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Ocean Heat Storage in Response to Changing Ocean Circulation Processes

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  • 1 Institute for Marine and Antarctic Studies, University of Tasmania, Hobart, Tasmania, Australia
  • 2 CSIRO Oceans and Atmosphere, Aspendale, Victoria, Australia
  • 3 ARC Centre of Excellence for Climate Extremes, University of Tasmania, Hobart, Tasmania, Australia
  • 4 Institute for Atmospheric and Earth Science Research, University of Helsinki, Helsinki, Finland
  • 5 CSIRO Oceans and Atmosphere, Hobart, Tasmania, Australia
  • 6 National Oceanographic Centre, Southampton, United Kingdom
  • 7 Centre for Southern Hemisphere Oceans Research, Hobart, Tasmania, Australia
  • 8 Australian Antarctic Program Partnership, Hobart, Tasmania, Australia
  • 9 NORCE, Norwegian Research Centre, Bjerknes Centre for Climate Research, Bergen, Norway
  • 10 Instituto de Oceanografia, Universidade Federal do Rio Grande-FURG, Rio Grande, Brazil
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Abstract

Ocean heat storage due to local addition of heat (“added”) and due to changes in heat transport (“redistributed”) were quantified in ocean-only 2xCO2 simulations. While added heat storage dominates globally, redistribution makes important regional contributions, especially in the tropics. Heat redistribution is dominated by circulation changes, summarized by the super-residual transport, with only minor effects from changes in vertical mixing. While previous studies emphasized the contribution of redistribution feedback at high latitudes, this study shows that redistribution of heat also accounts for 65% of heat storage at low latitudes and 25% in the midlatitude (35°–50°S) Southern Ocean. Tropical warming results from the interplay between increased stratification and equatorward heat transport by the subtropical gyres, which redistributes heat from the subtropics to lower latitudes. The Atlantic pattern is remarkably distinct from other basins, resulting in larger basin-average heat storage. Added heat storage is evenly distributed throughout midlatitude Southern Ocean and dominates the total storage. However, redistribution stores heat north of the Antarctic Circumpolar Current in the Atlantic and Indian sectors, having an important contribution to the peak of heat storage at 45°S. Southern Ocean redistribution results from intensified heat convergence in the subtropical front and reduced stratification in response to surface heat, freshwater, and momentum flux perturbations. These results highlight that the distribution of ocean heat storage reflects both passive uptake of heat and active redistribution of heat by changes in ocean circulation processes. The redistributed heat transport must therefore be better understood for accurate projection of changes in ocean heat uptake efficiency, ocean heat storage, and thermosteric sea level.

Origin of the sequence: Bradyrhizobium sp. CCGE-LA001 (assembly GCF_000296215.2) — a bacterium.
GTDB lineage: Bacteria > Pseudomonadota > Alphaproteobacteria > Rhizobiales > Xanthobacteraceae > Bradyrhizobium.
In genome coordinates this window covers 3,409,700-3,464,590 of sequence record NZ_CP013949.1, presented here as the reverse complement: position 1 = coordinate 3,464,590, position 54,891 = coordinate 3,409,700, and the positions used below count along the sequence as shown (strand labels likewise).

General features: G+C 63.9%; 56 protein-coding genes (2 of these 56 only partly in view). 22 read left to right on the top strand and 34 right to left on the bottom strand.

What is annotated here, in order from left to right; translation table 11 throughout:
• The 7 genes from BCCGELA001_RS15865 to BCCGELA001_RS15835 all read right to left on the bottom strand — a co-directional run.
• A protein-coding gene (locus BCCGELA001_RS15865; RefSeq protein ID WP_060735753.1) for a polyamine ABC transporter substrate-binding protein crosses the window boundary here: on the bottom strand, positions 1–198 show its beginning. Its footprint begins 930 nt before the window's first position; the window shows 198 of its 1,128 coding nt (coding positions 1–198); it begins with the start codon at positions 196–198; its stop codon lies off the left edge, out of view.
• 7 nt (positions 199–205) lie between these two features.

Denotes content that is immediately available upon publication as open access.

Publisher’s Note: This article was revised on 2 October 2020 to fix errors in the affiliations for coauthors Marsland, Domingues, and Savita that were present when originally published.

Corresponding author: Fabio Boeira Dias, fabio.boeiradias@helsinki.fi

Abstract

Ocean heat storage due to local addition of heat (“added”) and due to changes in heat transport (“redistributed”) were quantified in ocean-only 2xCO2 simulations. While added heat storage dominates globally, redistribution makes important regional contributions, especially in the tropics. Heat redistribution is dominated by circulation changes, summarized by the super-residual transport, with only minor effects from changes in vertical mixing. While previous studies emphasized the contribution of redistribution feedback at high latitudes, this study shows that redistribution of heat also accounts for 65% of heat storage at low latitudes and 25% in the midlatitude (35°–50°S) Southern Ocean. Tropical warming results from the interplay between increased stratification and equatorward heat transport by the subtropical gyres, which redistributes heat from the subtropics to lower latitudes. The Atlantic pattern is remarkably distinct from other basins, resulting in larger basin-average heat storage. Added heat storage is evenly distributed throughout midlatitude Southern Ocean and dominates the total storage. However, redistribution stores heat north of the Antarctic Circumpolar Current in the Atlantic and Indian sectors, having an important contribution to the peak of heat storage at 45°S. Southern Ocean redistribution results from intensified heat convergence in the subtropical front and reduced stratification in response to surface heat, freshwater, and momentum flux perturbations. These results highlight that the distribution of ocean heat storage reflects both passive uptake of heat and active redistribution of heat by changes in ocean circulation processes. The redistributed heat transport must therefore be better understood for accurate projection of changes in ocean heat uptake efficiency, ocean heat storage, and thermosteric sea level.

Denotes content that is immediately available upon publication as open access.

Publisher’s Note: This article was revised on 2 October 2020 to fix errors in the affiliations for coauthors Marsland, Domingues, and Savita that were present when originally published.

Corresponding author: Fabio Boeira Dias, fabio.boeiradias@helsinki.fi
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